That the company decided to withdraw this ad in the larger interest of its staff’s safety was entirely understandable. For the very next day we woke up to the grim news that a store manager in Gandhidham was forced to paste an apology on his store front to the ‘Kutch District Hindu Samaj’ who were offended by the said ‘shameful’ communication. (Yes, that’s exactly what they said in Gujarati – shameful!)
So what does L'affaire Tanishq tell us exactly?
That as a society we now have zero immunity against right-wing mobs who want to dictate to us what we should wear, who we should marry, what we should celebrate, and most importantly how we should think. Worse, they also tell us in no uncertain terms that our instincts as compassionate human beings are just plain inappropriate. So please check those silly sentiments at your agency’s ‘liberal’ door before you decide to create any piece of communication. After all, a Hindu girl has no agency and therefore has no business marrying a Muslim boy in the first place, leave alone making the rest of us feel warm and fuzzy about their smooth cultural and religious union. It tells the lakhs and lakhs of happily married couples and beautifully-integrated families across faiths that their lived-in experience counts for nothing because hey, the so-called guardians of Hindu faith deem it so!
So what if the plot of the ad film in question was found touching and progressive by so many viewers! So what if it was admired by the industry, feted by the fraternity, defended by the industry bodies, and tried to strike a blow on behalf of all of humanity and evolution in its own small way?
All of that simply does not matter.
The margin for dissent has almost disappeared over the past half a decade, and it’s not only to do with the regime change, but because not enough liberals thought it was important to engage with the monster of bigotry and right-wing savagery throughout the last three decades. They assumed that their cold neutrality would somehow buy them security and keep them shielded from the viciousness that will consume the rest of the society. But like a famous bard recently proclaimed:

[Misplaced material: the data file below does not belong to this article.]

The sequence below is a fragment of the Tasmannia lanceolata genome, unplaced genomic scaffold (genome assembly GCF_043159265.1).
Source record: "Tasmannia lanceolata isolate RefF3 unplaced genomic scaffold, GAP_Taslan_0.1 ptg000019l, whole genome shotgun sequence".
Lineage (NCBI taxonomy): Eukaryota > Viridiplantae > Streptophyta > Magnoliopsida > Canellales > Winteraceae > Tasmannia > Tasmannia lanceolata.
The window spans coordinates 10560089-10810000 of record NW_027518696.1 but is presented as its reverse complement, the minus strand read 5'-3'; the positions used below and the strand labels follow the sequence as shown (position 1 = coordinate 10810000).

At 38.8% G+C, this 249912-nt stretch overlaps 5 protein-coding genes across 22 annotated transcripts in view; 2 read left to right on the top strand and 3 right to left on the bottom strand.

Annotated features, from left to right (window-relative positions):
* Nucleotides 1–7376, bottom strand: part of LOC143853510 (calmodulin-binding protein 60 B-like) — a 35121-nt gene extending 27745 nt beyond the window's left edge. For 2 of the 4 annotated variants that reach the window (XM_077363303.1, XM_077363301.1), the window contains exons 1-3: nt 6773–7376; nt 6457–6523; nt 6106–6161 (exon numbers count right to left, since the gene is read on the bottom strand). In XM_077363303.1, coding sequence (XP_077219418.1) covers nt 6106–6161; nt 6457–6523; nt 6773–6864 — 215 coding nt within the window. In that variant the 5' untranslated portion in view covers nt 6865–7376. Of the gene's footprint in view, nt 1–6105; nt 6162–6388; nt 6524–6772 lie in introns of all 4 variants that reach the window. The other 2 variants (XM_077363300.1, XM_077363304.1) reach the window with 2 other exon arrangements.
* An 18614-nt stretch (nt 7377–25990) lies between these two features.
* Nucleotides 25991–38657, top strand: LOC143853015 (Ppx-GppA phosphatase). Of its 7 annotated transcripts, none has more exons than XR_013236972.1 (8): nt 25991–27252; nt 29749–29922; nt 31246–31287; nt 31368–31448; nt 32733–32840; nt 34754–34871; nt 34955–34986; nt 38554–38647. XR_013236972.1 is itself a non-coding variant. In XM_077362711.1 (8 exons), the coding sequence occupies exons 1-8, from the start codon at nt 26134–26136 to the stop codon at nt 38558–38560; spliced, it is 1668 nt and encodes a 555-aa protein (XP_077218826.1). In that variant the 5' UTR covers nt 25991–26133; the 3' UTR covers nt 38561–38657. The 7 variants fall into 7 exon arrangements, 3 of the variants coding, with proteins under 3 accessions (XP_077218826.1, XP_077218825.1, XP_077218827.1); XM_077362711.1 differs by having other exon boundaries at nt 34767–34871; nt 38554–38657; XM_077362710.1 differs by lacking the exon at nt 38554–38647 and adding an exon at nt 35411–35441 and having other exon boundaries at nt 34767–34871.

‘Lagegi aag toh aayenge ghar kai jadd mein,
Yahaan pe sirf hamaara makaan thodi hai.’
If this episode too doesn’t serve as a wake-up call, nothing else can, or will. Though one suspects that as a nation, we are awfully late to that obvious revelation already.
Which brings us to the analogy and the quote this piece started out with. The analogy concerns the proverbial frog that would jump out in an instant if he were to be released in a pan of boiling water straightaway. However, put the same croaker in cold water and let that pan simmer ever so slowly and the indifferent amphibian just won’t be able to decide in time when to jump. We are those frogs inside the boiling pan that India has slowly become. A corrosive right wing ideology has hollowed out not just our civilisational ethos but also our constitutional edifice. As an analogy this has been revisited over and over by way too many conscientious social media commentators to belabour its point here again.
As for the quote, it’s by Martin Niemöller, a prominent Lutheran pastor in Germany and requires no explanation at all. Everybody has heard of it but what exactly we should do with it now, that nobody knows or can remotely tell. It goes like this and you can feel free to substitute those words within the Indian context.
First them came for the socialists, and I did not speak out—because I was not a socialist.
Then they came for the trade unionists, and I did not speak out—because I was not a trade unionist.
Then they came for the Jews, and I did not speak out—because I was not a Jew.
Then they came for me—and there was no one left to speak for me.
(The author is the co-founder and chief creative officer of the Mumbai-based ad agency Underdog and partner at the digital start-up, Centrick. He believes Mark Zuckerberg should be paying him for the time he spends on social media but is too proud to ask for remuneration.)